A significant movement in modernist poetry was the effort to slough off the well-worn devices of the last three hundred years of poetic devices and the creaking, rusting, swerving structures that gave them purchase and replace them with more direct address things. One could also maintain that there was a concentrated effort to make the idea behind poems and their subjects clearer and less abstract. What was once valuable in a world where God was the prime mover, and quite nearly everything and event that was beheld was the result of His good graces, and undisclosed Plan was now a quaint murmur of suffocating cliches and half-hearted apologies that obscured the actual world; the phenomenal world was hidden from view, what was considered wisdom was only a means to contain the masses. In an intriguing blog entry, Robert Pinsky brings to our attention the two poets, Emily Dickinson and Ezra Pound, who had done more than any other in creating the style and means of a very succinct, blunt modernist verse. One wanted to maintain an internal equilibrium with what she wrote on paper; the other wanted to change the world in something very much like his own image.
This is an exciting connection between Dickinson and Pound, with two, unlike personalities. Dickinson didn’t care to make her thoughts clear for public consumption or to see the world differently; what she poems were noted to herself, where the solitary but active mind’s penchant for irony, contradiction, and a changing personal outlook on mortality, over time, were all the mattered to her. This was the poetry of a mind that, by the need for personal preference, was solitary much of the time, dwelling, thinking, abstracting on much of the insoluble vicissitudes of life, those matters being nothing less than the self in the world and arguing whether one were merely existing or if the fact of one’s flesh and blood constituted a benefit to the world.
This is the unending introspection that is seamless, without end or beginning, a stream, and her writing, I believe, was a project to pare the overlapping ontologies that might have driven lesser minds to variations of unhinged utterances and present them as clear perceptions, jewels of irony and reductionist wit. Hers wanted to make her own notions clear, concise, beyond the confusion studied rhetoric brings. She was so direct that hers was an abstract art that rejected Abstraction for its own sake. I’ve always thought of her poems as akin to a view through a microscope, or at least an intense focused magnifying glass.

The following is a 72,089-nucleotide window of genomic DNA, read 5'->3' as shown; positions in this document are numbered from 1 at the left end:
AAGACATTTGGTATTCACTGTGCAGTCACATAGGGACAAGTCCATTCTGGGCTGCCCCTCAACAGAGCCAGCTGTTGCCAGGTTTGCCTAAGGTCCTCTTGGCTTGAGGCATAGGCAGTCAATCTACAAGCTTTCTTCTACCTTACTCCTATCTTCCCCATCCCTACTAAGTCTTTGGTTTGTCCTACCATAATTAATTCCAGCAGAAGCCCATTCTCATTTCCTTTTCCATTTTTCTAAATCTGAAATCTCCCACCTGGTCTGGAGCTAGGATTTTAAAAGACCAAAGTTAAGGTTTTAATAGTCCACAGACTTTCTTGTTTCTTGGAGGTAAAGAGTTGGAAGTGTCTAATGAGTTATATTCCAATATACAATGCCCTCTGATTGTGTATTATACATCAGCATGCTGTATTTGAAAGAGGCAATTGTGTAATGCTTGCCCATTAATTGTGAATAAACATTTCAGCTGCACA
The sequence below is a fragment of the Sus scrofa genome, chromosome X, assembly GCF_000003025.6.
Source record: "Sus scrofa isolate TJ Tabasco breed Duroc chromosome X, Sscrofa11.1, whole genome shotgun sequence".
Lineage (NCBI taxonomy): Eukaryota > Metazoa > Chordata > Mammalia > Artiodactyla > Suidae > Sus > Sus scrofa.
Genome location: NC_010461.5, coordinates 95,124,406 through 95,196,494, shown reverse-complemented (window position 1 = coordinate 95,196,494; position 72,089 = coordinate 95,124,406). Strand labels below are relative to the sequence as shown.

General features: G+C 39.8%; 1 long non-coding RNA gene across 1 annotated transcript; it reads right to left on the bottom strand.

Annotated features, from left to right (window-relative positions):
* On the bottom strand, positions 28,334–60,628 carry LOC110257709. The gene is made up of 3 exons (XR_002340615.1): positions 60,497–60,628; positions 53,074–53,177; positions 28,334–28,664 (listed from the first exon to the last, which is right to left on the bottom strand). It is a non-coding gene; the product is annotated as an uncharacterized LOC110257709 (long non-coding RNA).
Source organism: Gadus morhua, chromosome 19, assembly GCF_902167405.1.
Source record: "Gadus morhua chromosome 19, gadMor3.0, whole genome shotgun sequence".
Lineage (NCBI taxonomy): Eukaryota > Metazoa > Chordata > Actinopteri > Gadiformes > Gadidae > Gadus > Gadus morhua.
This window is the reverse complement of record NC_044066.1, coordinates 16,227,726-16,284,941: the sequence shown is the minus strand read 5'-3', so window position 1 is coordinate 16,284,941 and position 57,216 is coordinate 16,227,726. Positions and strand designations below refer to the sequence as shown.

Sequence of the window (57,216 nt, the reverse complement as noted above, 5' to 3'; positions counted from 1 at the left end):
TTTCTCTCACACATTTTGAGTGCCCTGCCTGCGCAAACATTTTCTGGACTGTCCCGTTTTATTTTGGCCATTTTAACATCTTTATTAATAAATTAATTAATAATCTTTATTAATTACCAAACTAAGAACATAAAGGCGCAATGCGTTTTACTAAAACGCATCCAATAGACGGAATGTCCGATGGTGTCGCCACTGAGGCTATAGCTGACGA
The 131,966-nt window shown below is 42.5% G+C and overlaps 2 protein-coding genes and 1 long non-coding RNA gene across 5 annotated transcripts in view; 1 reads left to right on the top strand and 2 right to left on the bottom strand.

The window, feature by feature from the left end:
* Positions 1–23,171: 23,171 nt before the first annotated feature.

She suggests I think, the writings of Wallace Stevens decades later, and John Ashbery more decades later still, with her world so closely observed and tersely addressed that her estimations constitute a category of Ideal Types; indeed, her work seems dedicated to the short summations of proposed notions and how those notions come up short; the elision in her career, for me, is an absent middle section where the theory was applied and where it had failed. The third part of the poem is the results, the moral, the larger irony of expectation meeting the unfathomable truth that is existence, replete with a result quite unexpected. I don’t think Dickinson’s poems were mere jottings; they are, I believe, products of hard, concentrated reflection, and it is the poet’s genius that made those leaps of perception into the dense, difficult poems that are her legacy. Hers was a clarity meant for herself alone, a method of reaching conclusions on matters her imagination would not leave alone. Her shorthand taught contemporary, by direct readings or the influence of other poets who arrived in Dickinson’s wake, how to turn introspection into an enticingly evocative sort of poetry, a system of insight that challenges philosophy as the best method as to why life is so difficult and why we make ourselves so unhappy with the given strata of existence.